Microalgae have very versatile growing conditions
dating back to the earliest eukaryotic organisms
on the earth. Algae can inhabit many different environments
as long as water and micronutrients exist alongside.
Algae have been shown to accumulate a high level of
lipids consisting of over 80% of their dry weight .

The microbial fuel cell or MFC is a specialized biological
reactor where the electrons processed during microbial
metabolic activity are intercepted to provide useful electric
power. In an MFC, the oxidation of the electron donor
compound is physically separated from the terminal electron
acceptor. The microbes are grown in the anode chamber where
the electron donor compound is oxidized, with the electrons
transferred to the anode instead of oxygen or an external
electron acceptor. MFCs convert chemical to electrical energy.

Emissions from biodiesel in combustion engines are greatly
reduced compared to the petroleum diesel. Nonetheless,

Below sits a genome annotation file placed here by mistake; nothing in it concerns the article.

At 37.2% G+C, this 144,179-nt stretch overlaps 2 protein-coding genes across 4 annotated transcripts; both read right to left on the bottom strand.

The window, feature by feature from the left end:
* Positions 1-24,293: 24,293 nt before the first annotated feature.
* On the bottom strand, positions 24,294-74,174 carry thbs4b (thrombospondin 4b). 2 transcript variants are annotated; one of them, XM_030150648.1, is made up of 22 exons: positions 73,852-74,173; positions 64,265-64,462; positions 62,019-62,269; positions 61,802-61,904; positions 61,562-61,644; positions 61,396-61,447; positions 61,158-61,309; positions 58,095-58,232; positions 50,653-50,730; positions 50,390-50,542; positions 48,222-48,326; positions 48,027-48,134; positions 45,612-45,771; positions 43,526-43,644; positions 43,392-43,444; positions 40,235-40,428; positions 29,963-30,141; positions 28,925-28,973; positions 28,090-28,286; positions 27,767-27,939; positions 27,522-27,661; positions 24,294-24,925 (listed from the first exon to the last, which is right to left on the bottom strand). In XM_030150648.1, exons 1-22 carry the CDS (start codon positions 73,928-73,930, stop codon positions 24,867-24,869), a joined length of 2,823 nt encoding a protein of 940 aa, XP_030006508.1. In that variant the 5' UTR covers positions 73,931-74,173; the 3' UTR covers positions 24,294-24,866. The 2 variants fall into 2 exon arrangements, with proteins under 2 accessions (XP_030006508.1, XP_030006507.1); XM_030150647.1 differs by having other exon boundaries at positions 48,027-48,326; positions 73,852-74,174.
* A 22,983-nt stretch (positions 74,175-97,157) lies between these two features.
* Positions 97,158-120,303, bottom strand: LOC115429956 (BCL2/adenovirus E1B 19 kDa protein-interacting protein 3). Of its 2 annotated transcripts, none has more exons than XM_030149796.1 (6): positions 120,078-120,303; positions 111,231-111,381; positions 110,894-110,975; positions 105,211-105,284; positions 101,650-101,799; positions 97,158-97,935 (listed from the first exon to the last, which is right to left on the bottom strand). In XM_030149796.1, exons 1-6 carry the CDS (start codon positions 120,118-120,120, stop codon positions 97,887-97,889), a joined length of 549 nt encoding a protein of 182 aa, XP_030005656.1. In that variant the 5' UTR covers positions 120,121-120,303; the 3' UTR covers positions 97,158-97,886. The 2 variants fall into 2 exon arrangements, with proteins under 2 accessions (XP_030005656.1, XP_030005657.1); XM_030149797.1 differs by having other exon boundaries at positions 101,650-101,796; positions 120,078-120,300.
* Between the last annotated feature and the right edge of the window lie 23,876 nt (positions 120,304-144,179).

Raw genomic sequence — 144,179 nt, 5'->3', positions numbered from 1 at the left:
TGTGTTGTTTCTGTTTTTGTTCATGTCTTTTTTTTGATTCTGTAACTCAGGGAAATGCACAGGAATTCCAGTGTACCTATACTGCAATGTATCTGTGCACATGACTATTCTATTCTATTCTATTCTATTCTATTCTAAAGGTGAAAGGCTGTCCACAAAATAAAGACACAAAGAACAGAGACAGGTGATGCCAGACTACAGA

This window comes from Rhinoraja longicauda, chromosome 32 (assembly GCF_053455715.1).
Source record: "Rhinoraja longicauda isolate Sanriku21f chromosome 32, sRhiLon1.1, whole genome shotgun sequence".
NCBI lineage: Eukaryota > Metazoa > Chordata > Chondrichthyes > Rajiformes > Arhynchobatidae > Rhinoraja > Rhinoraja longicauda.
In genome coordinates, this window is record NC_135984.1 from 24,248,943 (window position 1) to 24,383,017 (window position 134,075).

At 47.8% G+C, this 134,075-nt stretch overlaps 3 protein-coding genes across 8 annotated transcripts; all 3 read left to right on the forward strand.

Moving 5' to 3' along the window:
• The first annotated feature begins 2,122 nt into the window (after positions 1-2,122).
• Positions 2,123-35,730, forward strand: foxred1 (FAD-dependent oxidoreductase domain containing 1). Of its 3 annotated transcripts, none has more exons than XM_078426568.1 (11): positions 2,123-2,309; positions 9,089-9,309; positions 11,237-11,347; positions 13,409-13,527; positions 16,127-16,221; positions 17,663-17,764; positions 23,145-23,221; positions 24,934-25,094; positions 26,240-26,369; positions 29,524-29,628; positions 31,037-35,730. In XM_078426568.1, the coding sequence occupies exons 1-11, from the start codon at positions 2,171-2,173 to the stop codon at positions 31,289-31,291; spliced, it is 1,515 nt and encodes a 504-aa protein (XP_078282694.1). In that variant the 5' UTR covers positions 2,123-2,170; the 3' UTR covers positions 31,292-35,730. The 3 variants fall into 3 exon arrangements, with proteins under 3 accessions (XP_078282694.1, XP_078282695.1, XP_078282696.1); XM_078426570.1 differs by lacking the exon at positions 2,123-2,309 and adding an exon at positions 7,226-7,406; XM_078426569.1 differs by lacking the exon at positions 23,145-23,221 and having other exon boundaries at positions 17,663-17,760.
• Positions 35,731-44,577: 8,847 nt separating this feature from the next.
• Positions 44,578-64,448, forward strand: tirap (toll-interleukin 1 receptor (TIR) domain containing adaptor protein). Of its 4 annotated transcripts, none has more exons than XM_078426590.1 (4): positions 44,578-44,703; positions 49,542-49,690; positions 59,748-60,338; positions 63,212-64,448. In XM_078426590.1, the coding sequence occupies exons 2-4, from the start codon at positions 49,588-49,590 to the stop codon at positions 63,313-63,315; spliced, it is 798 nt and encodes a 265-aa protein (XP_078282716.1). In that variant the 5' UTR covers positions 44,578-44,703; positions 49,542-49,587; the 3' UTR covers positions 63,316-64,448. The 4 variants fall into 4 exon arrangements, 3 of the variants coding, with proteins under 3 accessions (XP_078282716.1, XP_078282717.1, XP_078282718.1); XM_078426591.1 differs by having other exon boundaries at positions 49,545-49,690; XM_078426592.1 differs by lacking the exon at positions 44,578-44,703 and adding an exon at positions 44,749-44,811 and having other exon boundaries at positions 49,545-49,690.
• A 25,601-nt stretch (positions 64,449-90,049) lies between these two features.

nitrogen oxide emissions constitute a drawback.
Decreases in NO emissions are possible with corrections
in injection timing and combustion temperatures. These
incremental costs may add more steps to the process and
(by implication) more costs.

The thermodynamic properties with respect to temperature
of biodiesel fuels compared to diesel are higher for biodiesel.
Higher flash points result in a safer fuel for handling.
Density and viscosity of biodiesel is higher than for
petroleum fuels and alcohols. Electricity from
gasification of biomass has a low production cost at
5 cents per KWH. Simultaneous esterification of free